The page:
William Tsutsui, dean of SMU’s Dedman College of Humanities and Sciences, is one of 13 Japanese American leaders from across the nation selected to join the 2011 Japanese American Leadership Delegation (JALD).
The delegation, led by U.S.-Japan Council President Irene Hirano Inouye, will travel to Japan March 4-12 to meet and exchange information with the highest level of Japanese leaders in the government, business, and cultural sectors. In previous years, the delegation has met with the Prime Minister, Minister of Foreign Affairs, Director-General of Japan’s Foreign Ministry, economic entities such as Keizai Doyukai and Keidanren, and Her Imperial Highness Princess Takamado.
The trip allows Japanese leaders to gain a greater understanding of multicultural America through the experiences of a diverse group of Japanese Americans.
Upon returning to the United States, delegation members work with former delegates, local Consulates, the U.S.-Japan Council and local and national community organizations to organize and participate in programs and activities related to building U.S.-Japan relations.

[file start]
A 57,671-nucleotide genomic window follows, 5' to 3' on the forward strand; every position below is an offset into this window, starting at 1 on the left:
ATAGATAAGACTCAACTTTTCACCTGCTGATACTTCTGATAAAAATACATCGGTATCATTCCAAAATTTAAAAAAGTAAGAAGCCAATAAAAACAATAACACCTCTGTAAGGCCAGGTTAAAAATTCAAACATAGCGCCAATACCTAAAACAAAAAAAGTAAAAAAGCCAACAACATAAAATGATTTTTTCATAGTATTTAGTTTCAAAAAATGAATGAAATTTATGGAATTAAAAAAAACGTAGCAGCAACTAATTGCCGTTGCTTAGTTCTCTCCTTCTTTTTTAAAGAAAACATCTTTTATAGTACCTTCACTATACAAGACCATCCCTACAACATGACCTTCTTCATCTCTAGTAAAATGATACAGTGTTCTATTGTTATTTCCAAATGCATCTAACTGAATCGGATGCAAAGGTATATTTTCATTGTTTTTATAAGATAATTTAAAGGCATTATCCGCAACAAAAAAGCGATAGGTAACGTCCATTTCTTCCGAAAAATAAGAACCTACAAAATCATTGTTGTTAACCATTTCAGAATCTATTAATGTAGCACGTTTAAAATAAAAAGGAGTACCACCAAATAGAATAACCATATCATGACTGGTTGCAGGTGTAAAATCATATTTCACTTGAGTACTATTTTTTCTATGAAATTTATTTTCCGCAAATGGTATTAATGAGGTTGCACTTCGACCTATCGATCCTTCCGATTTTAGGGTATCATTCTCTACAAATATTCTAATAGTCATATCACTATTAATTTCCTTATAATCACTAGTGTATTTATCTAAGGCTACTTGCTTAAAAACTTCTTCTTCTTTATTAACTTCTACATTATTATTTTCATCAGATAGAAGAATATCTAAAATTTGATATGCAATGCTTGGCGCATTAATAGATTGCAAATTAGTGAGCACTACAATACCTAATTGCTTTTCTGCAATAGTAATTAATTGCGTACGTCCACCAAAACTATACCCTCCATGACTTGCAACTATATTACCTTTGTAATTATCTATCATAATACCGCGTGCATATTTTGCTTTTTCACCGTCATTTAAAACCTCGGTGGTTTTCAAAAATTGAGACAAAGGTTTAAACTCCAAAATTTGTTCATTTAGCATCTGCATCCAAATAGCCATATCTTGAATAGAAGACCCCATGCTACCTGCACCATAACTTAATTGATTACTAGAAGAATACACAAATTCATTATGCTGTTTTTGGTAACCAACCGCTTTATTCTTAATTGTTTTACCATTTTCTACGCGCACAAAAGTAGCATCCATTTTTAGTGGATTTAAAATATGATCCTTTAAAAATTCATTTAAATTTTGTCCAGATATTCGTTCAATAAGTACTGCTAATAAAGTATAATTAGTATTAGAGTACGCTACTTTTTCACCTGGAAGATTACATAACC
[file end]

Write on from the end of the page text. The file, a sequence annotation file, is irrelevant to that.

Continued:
“Participation in the JALD could help me focus the energy and commitment that I bring to increasing American understanding of Japan and offer me a structured way of fusing my personal heritage with my professional objectives,” said Tsutsui. “I see the JALD as an exceptional opportunity for me to better engage with the Japanese American community, build upon my past work in advancing American-Japanese interactions, and become a more effective advocate and leader in U.S.-Japan relations locally, regionally, and nationally.”
Because of his background and expertise in education, Tsutsui will represent the delegation by speaking at a symposium in Osaka held in conjunction with the delegation trip to Japan. The symposium will focus on education, specifically study abroad and language.
In addition to serving as dean, Tsutsui is a professor of history. His academic work has focused on 20th-century U.S.-Japan relations. He has written several books exploring the postwar Japanese financial system, the American influence on Japanese factory management, and the globalization of Japanese pop culture (particularly the Godzilla film series).